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He's the author of Book of the New Sun, which is massive but which I just finished and which is incredible, full of implicit Catholic theology, Greek philosophy, and mythology. Some of his biggest literary influences were Chesterton and Tolkien.

He's also a convert, whose conversion followed the same path of TDE's main scribe, Eric Scheske, who also undertook a sincere study of Catholicism after getting engaged to his Catholic wife, though Scheske's conversion came in his mid-twenties:

Wolfe grew up a Presbyterian, but began to study Catholicism in the mid-fifties so that he could marry his wife, Rosemary, in her church. During the course of his instructions, he found something that resonated; he converted, and his faith remains deeply important to him. He recently told the MIT Technology Review that, after the war, Rosemary “saved” him.


I also enjoy Wolfe's biographical details. He appears to have been a somewhat difficult individual, much like Waugh, who once observed that his unkind words were inconsistent with his Catholic faith, but that, if it weren't for his Catholic faith, he'd scarcely be human.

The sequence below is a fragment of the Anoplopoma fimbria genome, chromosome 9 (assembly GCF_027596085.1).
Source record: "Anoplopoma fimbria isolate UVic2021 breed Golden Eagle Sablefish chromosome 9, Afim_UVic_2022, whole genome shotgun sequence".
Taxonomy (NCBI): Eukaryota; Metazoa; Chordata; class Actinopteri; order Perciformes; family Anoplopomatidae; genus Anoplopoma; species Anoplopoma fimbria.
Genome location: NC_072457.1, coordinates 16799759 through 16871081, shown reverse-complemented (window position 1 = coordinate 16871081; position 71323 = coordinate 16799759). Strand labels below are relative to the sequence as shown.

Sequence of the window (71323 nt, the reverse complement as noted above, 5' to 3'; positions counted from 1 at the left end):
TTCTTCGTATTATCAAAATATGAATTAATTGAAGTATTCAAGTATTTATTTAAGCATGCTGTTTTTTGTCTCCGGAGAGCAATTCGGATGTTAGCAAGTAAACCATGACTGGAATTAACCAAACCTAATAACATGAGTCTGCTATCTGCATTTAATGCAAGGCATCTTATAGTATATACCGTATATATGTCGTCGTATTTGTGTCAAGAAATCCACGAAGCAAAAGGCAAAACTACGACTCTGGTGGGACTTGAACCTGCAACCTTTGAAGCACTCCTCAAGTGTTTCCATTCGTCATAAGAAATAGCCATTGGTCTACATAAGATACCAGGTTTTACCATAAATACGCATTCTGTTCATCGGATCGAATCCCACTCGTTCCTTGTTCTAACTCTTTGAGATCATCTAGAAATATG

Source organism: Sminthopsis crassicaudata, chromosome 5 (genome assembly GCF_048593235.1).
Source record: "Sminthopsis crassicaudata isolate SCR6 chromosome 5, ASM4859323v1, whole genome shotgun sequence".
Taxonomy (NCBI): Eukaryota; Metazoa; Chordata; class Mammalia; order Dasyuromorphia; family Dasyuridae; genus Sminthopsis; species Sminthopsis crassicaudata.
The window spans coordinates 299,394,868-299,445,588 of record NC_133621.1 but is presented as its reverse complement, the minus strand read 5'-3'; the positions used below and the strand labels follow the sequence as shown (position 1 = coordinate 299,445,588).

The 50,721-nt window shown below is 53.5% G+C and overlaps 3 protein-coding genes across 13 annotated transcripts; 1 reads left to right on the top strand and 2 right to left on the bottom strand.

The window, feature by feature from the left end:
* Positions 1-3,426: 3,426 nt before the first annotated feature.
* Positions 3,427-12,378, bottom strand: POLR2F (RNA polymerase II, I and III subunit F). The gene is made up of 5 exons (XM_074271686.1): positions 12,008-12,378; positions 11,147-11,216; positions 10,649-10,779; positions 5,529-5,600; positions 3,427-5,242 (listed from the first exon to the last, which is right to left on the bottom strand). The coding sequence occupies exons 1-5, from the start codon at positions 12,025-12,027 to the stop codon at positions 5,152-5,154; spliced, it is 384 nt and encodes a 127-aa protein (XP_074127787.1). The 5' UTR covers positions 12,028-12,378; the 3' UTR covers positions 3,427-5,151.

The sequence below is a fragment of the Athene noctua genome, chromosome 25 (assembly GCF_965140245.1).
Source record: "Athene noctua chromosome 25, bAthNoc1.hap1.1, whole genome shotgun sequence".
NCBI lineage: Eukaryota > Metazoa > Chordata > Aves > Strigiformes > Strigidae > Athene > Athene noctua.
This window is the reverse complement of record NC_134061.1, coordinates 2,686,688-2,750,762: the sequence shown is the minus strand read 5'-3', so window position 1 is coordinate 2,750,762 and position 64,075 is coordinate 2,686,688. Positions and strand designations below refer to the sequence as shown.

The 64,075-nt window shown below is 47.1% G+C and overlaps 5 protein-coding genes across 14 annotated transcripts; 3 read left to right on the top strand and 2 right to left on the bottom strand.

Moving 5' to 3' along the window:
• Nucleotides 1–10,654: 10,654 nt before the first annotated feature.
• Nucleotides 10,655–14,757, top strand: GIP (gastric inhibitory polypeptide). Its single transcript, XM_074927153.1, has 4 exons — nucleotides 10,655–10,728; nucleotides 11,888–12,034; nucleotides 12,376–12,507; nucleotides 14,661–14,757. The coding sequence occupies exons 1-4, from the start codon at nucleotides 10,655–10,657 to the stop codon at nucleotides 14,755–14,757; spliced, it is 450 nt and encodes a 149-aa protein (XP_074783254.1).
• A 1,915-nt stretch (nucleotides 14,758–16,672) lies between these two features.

Sci-Fi’s Difficult Genius
Gene Wolfe’s science fiction is neither operatic nor scientifically accurate; his fantasy works are not full of clanging swords and wizardly knowledge.


Here's a piece from the Australian Chesterton Society about Wolfe's Chestertonianism:

Science Fiction – the Chesterton Factor – Australian Chesterton Society


Books of Gold: Reading Gene Wolfe — DMR Books
In my last post , I discussed Gene Wolfe’s life, his funeral and how I came to be a fan of his work. Now, I’d like to take a look at Gene’s writing style, as well as recommending some of his novels.